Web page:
So much to do -- and it pretty much needs to happen before 10:30 or 11 when the heat gets bad. 

But what a pleasure to be back in the garden! 

Sunday, June 17, 2018

Writing at JCC

I think we had fun.

This was quite a class -- folks from varying places and backgrounds with one thing in common -- the desire to write a book.

Oh, and what an assortment of ideas and characters!  
  • A high powered, wise-cracking female executive with ninja skills and a house husband whose skills may exceed hers
  •  A creepy, affectless serial killer and a troubled young woman with intuitive profiling chops 
  • A man, facing his own mortality and determined to leave a legacy of family memories to his children and grandchildren 
  • An adult son struggling to come to grips with his relationship to his father and with the social mores of his small Southern town
  • the first female captain of a mission to Mars, carrying a priest and a trio of nuns (all Korean) to minister to the settlers (there are also companion rabbits) 
  • a little boy whose world morphs into a wonderland as he travels deeper into a familiar forest
  • and a single mother in a dead end job in a sewing plant, struggling to survive and to understand her coworkers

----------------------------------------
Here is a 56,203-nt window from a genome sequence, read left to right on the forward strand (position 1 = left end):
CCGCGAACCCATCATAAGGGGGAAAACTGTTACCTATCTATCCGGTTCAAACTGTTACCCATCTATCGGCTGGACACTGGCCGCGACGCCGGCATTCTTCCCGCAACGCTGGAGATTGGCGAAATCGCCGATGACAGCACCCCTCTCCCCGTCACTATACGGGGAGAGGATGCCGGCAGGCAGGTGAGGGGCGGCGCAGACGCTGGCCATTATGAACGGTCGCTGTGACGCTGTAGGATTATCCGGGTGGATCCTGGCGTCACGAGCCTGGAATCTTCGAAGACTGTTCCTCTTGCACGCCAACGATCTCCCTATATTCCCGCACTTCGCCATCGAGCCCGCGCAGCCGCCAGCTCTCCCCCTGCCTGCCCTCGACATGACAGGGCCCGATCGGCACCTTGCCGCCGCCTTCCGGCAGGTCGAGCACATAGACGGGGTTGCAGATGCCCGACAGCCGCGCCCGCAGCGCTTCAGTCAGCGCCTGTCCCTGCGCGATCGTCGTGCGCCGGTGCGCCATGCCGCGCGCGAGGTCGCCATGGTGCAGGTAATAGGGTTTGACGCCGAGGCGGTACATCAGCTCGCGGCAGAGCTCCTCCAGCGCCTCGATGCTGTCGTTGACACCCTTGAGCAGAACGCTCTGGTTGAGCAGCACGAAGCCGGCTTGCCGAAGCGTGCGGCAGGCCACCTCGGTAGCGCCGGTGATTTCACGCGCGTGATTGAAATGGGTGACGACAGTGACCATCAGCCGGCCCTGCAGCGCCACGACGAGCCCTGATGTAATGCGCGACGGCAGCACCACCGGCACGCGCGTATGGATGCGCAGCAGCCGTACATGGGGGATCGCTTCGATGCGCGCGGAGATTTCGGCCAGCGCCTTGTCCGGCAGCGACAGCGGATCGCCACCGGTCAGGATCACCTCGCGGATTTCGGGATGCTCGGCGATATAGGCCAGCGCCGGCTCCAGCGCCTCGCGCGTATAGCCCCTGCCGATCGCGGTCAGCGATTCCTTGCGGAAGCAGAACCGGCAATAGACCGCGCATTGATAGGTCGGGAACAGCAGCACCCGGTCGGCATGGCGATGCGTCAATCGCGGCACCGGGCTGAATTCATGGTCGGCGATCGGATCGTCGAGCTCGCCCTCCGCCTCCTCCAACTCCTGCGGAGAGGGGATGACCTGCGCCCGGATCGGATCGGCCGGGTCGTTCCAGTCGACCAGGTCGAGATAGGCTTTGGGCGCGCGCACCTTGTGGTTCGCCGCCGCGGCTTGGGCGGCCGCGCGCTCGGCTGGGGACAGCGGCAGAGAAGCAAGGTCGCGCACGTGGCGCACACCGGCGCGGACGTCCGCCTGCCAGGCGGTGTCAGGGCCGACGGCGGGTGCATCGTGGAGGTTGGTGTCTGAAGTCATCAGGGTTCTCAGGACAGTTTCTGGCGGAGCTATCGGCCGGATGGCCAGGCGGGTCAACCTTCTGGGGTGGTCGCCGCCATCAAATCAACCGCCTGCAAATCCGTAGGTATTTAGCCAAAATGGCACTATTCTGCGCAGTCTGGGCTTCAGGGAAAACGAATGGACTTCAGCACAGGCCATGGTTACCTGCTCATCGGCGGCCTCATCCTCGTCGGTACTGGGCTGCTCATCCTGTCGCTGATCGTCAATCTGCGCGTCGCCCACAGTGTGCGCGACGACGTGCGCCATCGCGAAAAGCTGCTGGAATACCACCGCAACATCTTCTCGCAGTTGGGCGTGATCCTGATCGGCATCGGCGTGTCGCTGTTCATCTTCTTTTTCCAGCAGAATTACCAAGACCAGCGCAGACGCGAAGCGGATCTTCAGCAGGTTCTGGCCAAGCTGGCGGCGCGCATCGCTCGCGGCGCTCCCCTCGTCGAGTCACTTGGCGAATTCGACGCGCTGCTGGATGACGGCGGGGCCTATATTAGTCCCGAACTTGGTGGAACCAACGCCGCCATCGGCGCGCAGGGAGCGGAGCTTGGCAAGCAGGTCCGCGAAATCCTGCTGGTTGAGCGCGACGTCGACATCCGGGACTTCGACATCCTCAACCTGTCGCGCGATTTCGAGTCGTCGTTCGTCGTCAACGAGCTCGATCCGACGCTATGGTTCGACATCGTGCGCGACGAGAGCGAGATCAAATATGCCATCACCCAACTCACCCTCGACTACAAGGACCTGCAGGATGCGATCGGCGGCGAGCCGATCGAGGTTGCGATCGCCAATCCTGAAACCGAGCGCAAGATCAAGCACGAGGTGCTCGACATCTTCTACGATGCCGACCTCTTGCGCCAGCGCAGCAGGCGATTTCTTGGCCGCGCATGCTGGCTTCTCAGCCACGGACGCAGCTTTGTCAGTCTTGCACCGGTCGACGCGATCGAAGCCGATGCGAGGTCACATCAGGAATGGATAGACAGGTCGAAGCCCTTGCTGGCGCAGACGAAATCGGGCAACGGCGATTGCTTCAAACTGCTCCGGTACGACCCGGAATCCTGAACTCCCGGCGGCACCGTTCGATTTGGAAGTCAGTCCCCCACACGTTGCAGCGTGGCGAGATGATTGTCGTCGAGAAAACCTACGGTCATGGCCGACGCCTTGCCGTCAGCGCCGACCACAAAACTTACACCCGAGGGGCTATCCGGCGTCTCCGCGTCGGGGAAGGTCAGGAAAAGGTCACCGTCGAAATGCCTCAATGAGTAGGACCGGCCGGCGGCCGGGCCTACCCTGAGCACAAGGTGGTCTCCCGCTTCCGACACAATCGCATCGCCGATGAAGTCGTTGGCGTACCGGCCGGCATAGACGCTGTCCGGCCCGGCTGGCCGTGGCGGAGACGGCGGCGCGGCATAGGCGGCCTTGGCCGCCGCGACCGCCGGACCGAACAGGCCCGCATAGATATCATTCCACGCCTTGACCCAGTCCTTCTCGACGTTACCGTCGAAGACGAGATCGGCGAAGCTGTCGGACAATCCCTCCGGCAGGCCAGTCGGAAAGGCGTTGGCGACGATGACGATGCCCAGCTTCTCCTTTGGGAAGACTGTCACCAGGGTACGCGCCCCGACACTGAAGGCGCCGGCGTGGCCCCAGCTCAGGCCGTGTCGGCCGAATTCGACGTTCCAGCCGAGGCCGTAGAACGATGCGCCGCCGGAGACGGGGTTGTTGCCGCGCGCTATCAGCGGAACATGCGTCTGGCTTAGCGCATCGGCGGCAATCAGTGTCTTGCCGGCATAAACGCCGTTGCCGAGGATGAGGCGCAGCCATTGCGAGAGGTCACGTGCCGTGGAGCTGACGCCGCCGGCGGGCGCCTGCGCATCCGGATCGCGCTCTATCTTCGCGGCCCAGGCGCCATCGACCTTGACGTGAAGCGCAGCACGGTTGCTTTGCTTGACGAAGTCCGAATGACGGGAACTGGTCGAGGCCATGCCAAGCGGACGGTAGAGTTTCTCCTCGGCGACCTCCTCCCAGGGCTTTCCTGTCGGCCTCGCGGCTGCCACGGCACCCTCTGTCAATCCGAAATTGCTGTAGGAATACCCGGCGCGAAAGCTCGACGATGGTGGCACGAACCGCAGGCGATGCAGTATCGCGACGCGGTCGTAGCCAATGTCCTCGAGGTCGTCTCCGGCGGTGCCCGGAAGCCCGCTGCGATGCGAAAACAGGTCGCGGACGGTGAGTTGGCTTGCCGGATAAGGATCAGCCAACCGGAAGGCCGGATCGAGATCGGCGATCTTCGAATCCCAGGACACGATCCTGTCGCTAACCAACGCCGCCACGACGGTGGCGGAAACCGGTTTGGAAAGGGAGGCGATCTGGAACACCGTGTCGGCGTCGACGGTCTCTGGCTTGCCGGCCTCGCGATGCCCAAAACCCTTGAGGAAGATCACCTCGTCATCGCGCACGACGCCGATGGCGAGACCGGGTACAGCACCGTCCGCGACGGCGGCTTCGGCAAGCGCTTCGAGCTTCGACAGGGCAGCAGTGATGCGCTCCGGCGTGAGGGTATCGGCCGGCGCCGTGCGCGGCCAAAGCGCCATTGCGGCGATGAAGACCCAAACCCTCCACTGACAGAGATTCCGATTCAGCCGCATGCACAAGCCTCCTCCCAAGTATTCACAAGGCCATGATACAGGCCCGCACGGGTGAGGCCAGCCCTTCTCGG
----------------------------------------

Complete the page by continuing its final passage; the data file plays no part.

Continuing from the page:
We covered Character, Setting, Dialogue, Plot, Flashbacks, and a whole lot more. 

They had assignments like:

  • Write about your main character from the point of view of someone who hates him/her.
  • Show your character at an emotional low-point and make us aware of the problems facing him/her.
  • Write the copy that will go on the back cover of your novel It should intrigue the reader without giving away the ending.
  • Write a dialogue in which one character's thoughts are at odds with his/her words.
  • And lots more.
At the end of the week they had nearly a dozen scenes, ready to be fitted into the framework of a novel.

I'm confident some fine books will come out of this extraordinary class!

Thursday, June 14, 2018

March by Geraldine Brooks

This was a fascinating take on Mr. March -- the altruistic father of the Little Women so many of us knew and loved. Brooks has taken this rather two-dimensional character made him come alive, doubts, warts, and all. She does this by focusing on his time as a chaplain with the Union Army -- as you may recall, he was away for the year that Little Women covered, returning home in the last chapter. 

LW fans will enjoy the many references to the family life that are familiar from the original book. But one needn't be a fan of Little Women to enjoy the excellent story-telling here and the picture of a man of high principles faced with the utter awfulness of slavery and war.

And toward the end of the book, Brooks shifts point of view from March to Marmee, his saintly wife, and we discover that there is more to her than the motherly platitudes of Little Women.

There's a good review HERE -- though it gives away more than I'm willing too (It also gets one point -- the lock of hair - wrong.)